Abstract: Protons and neutrons (together called nucleons) are the basic building blocks of ordinary matter, along with electrons. Unlike electrons, they are not fundamental particles in the Standard Model of particle physics — they are bound states of quarks and gluons interacting as described by the theory of quantum chromodynamics (QCD). Because QCD is strongly coupled at low energies, it is difficult to determine the structure of nucleons from first principles. This can be done using lattice QCD: a formulation of QCD suitable for performing calculations on supercomputers, which provides a way to calculate nucleon structure with controllable uncertainties.

In this talk I will discuss some basic properties of nucleons such as the proton radius (which is the subject of a large disagreement between different experiments), and how they can be computed using lattice QCD. I will give an overview of the current status of these calculations, and present some progress in understanding the role that strange quarks play in nucleons.

February 22, 2019 (Friday) 4:00-5:00p.m. Small Hall 111
Speaker: Jacobo Ruiz de Elvira, University of Bern, Switzerland
Host: K. Orginos
Title: Strong interactions and the precision frontier of Hadron Physics
Abstract: 
Although QCD is well established as the theory of strong interactions, the hadron spectrum is still not understood from first principles. Nevertheless, the understanding of strong interactions with high precision has become in recent years a prerequisite for progress in nuclear and particle physics in many different areas. Dispersion relations are a consequence of causality, which mathematically translates into analyticity conditions on scattering amplitudes. In this talk, I will show how the fruitful combination of dispersion-theoretical methods with modern high-precision experimental data  allows one to determine low-energy hadron observables with unprecedented accuracy.  I will highlight this area of current research with two examples: pion-pion(kaon) scattering and the role of the lightest scalars mesons;  2. the mass of the nucleon and its connection to pion-nucleon scattering.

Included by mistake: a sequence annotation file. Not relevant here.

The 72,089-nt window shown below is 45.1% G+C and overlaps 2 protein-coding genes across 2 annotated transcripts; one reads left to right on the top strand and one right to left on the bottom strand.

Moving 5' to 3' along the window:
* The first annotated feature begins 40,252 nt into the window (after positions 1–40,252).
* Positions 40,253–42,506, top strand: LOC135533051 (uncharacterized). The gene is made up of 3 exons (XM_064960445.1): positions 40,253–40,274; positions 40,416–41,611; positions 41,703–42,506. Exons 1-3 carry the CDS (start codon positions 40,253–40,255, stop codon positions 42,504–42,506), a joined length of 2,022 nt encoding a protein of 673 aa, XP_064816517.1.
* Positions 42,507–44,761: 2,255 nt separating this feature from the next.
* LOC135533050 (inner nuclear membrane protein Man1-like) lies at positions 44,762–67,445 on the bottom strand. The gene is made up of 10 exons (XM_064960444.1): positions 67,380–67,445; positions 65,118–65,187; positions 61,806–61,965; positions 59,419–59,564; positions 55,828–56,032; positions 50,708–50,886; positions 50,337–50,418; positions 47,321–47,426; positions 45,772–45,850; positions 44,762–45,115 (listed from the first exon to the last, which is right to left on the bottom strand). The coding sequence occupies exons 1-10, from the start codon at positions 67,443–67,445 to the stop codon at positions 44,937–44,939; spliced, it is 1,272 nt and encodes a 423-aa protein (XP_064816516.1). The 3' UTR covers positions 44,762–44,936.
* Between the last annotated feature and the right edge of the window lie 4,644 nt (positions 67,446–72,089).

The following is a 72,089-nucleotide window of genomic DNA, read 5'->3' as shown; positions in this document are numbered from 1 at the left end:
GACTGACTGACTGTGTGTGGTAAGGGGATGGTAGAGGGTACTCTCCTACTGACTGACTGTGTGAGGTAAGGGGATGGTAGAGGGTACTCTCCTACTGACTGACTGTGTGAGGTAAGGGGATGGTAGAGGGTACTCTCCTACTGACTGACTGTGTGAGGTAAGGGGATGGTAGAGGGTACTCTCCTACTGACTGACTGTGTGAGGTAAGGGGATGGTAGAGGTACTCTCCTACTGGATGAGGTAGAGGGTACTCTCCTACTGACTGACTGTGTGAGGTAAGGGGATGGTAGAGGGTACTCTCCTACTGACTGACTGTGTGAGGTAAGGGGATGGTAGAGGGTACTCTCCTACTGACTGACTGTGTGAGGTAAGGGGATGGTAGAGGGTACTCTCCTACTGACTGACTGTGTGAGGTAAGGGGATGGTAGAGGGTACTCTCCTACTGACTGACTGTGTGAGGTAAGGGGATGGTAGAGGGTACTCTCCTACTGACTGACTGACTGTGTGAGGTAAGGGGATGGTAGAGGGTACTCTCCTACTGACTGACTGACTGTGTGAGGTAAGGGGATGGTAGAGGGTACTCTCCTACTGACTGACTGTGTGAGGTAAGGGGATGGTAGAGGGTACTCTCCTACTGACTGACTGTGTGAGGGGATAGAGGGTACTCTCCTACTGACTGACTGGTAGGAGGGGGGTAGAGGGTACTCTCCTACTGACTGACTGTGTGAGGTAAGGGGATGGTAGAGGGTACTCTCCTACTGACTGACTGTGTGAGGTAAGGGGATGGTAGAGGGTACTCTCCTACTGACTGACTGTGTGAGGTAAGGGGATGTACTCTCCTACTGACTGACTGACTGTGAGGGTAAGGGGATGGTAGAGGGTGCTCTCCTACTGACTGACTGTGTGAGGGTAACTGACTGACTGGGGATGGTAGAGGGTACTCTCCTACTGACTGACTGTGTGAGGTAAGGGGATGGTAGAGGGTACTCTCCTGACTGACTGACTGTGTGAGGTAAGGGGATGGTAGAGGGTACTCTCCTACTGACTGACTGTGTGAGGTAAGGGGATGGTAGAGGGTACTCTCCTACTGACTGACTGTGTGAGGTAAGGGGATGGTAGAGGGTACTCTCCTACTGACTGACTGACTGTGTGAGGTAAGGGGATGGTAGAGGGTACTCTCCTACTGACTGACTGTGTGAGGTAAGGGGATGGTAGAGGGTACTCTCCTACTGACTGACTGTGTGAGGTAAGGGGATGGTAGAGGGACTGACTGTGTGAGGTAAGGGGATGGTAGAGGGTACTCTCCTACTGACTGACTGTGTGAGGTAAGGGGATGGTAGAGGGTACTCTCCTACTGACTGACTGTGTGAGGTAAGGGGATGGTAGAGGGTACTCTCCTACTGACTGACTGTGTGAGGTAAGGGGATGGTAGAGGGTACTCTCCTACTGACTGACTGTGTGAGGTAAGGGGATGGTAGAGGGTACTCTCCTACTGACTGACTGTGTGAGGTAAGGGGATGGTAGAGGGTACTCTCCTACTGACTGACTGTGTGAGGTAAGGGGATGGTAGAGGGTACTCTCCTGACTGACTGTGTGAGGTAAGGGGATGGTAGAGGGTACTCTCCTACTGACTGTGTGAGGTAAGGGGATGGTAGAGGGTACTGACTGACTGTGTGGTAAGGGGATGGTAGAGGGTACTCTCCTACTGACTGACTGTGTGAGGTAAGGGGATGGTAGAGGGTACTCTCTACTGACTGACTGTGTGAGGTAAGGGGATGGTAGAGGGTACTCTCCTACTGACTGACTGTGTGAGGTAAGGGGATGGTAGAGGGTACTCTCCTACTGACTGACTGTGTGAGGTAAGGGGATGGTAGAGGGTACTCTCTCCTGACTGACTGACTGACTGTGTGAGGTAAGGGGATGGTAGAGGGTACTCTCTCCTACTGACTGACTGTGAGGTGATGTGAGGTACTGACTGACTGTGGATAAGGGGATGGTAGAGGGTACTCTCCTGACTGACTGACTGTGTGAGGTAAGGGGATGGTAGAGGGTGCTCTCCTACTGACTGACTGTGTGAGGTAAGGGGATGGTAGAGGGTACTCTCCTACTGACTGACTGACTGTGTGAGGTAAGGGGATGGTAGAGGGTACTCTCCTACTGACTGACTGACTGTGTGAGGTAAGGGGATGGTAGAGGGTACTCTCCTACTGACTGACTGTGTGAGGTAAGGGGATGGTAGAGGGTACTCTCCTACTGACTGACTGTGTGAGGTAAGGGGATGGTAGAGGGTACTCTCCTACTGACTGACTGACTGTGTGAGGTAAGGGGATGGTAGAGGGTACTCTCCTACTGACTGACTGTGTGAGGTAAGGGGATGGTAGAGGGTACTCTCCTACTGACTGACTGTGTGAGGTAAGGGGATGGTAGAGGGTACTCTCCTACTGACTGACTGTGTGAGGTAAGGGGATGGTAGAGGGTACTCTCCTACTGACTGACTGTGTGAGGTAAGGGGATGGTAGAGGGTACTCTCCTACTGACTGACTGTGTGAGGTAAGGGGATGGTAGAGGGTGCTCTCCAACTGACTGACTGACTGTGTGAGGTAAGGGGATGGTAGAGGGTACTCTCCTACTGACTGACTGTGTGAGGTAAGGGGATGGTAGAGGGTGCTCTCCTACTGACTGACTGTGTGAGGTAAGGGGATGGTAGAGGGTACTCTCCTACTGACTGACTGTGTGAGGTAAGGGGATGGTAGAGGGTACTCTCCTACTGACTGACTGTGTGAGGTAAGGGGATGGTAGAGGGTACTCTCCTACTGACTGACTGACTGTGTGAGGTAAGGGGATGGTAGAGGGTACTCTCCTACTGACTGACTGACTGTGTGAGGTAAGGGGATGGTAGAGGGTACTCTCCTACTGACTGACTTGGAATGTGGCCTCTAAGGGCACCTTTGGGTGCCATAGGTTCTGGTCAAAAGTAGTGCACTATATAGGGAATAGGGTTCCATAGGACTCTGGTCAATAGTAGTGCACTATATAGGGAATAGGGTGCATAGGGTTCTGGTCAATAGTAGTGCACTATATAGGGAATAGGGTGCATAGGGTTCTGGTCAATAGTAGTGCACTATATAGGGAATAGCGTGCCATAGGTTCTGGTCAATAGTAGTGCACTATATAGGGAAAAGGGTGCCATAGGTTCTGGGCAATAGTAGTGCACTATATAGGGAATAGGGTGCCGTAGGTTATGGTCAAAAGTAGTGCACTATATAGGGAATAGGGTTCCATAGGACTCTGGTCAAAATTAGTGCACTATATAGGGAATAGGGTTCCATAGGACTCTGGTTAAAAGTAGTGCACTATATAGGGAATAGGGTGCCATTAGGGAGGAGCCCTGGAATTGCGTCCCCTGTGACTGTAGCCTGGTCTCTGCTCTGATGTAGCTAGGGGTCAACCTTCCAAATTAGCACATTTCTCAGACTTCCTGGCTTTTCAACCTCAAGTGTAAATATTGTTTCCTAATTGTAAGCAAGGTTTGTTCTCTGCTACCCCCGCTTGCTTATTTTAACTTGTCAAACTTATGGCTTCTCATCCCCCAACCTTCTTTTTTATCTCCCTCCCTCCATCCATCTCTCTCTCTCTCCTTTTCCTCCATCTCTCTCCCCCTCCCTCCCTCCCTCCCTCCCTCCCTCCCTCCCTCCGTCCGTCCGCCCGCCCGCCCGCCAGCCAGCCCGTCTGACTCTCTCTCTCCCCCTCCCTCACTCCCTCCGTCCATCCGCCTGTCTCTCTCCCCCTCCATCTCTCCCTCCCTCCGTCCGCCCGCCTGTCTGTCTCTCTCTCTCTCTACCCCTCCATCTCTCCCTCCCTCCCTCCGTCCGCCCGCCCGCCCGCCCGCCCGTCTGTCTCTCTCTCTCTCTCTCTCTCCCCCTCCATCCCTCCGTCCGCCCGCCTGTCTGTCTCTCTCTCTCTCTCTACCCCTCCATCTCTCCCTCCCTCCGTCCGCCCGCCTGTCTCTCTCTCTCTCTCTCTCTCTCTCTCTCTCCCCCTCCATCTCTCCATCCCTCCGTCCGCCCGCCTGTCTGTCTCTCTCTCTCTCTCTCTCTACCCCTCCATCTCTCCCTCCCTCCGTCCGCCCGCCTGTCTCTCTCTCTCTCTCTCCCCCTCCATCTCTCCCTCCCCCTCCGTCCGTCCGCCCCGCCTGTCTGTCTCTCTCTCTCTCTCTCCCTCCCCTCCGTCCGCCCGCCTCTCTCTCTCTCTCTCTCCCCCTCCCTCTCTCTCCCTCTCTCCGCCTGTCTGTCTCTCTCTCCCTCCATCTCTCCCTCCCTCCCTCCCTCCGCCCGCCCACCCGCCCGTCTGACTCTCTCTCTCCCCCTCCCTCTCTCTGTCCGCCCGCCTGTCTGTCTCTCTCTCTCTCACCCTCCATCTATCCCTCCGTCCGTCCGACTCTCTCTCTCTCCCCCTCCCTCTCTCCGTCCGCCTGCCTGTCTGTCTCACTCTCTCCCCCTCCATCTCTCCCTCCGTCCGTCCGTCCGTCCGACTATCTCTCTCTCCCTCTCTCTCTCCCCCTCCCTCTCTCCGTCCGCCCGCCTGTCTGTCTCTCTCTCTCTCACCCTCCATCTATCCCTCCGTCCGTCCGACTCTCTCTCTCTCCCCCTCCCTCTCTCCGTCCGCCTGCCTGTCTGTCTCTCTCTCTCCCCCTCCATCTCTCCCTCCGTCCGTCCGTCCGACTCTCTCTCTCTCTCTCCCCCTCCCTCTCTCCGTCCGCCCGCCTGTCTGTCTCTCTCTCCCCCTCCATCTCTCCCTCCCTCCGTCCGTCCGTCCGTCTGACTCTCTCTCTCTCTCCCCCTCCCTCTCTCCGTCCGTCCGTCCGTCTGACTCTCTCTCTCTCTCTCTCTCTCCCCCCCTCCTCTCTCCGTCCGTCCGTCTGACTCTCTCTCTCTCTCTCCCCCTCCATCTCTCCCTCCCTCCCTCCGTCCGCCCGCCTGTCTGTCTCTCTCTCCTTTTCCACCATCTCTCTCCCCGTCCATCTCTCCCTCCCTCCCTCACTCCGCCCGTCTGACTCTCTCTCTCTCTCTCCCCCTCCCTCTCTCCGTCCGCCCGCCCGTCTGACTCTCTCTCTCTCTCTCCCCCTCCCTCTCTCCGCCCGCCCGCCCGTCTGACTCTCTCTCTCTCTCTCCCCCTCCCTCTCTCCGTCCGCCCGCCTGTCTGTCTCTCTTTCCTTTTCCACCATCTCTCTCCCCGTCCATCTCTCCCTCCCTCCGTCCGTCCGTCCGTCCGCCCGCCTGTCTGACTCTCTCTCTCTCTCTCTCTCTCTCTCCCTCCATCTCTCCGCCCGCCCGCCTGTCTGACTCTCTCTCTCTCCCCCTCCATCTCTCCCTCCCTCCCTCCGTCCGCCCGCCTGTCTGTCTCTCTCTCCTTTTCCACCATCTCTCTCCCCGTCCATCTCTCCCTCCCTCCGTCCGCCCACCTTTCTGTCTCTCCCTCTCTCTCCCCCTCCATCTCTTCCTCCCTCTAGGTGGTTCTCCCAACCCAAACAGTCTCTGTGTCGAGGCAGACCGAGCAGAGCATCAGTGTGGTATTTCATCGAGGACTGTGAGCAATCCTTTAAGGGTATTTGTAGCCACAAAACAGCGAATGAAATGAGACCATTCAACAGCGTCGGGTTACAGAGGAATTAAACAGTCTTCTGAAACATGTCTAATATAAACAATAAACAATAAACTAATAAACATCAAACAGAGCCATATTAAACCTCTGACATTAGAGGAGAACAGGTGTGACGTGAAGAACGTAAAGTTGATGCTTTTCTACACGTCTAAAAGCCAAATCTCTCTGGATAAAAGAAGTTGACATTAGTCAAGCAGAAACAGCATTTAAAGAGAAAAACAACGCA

February 25, 2019 (Wednesday) 4:00-5:00p.m. Small Hall 111
Speaker: Igor Danilkin, Mainz University
Host: D. Armstrong
Title: 
The hadronic light-by-light contribution to the muon's anomalous magnetic moment
Abstract: The anomalous magnetic moment of the muon (g-2) has since long been studied as a test of the Standard Model (SM) of particle physics, and for its high potential of probing new, beyond the Standard Model, physics. Its experimental value is dominated by the measurements made at Brookhaven National Laboratory, which at present shows a 3–4 ? deviation from the theory. Ongoing experimental programs at FERMILAB and J-PARC aim to reach a fourfold increase in precision in the direct measurement of (g-2). This prospect calls to reduce the theory uncertainty accordingly, which in turn critically entails to reduce the error on the hadronic light-by-light contribution. 

In my talk, I will review the ongoing efforts in constraining the hadronic light-by-light contribution to (g-2) by using dispersive techniques combined with a dedicated experimental program to obtain the required hadronic input.


March 1, 2019 (Friday) 4:00-5:00p.m. Small Hall 111
Speaker: Christopher Monahan, University of Washington
Host: D. Armstrong
Title: Lattice quantum chromodynamics and the search for new physics

Abstract: The Standard Model of Particle Physics, the mathematical framework that describes the basic building blocks of the visible Universe, has been enormously successful . But we know that it is incomplete: it doesn’t explain the origin of neutrino masses, for example, nor does it  incorporate gravity. In fact, the Standard Model explains only 5% of the current energy density of the Universe! The Large Hadron Collider (LHC) has also been hugely successful - discovering the long-expected Higgs particle and greatly refining our knowledge of the Standard Model. But the LHC has been marked by the lack of direct experimental signatures of new fundamental particles. So where is all the new physics hiding? I will discuss the role that lattice quantum chromodynamics (QCD) plays in attempting to answer this question. In particular, I will highlight two arenas in which lattice QCD can help us search for new physics, through precision tests of the Standard Model, and suggest new lattice calculations that could help us understand what lies beyond the Standard Model.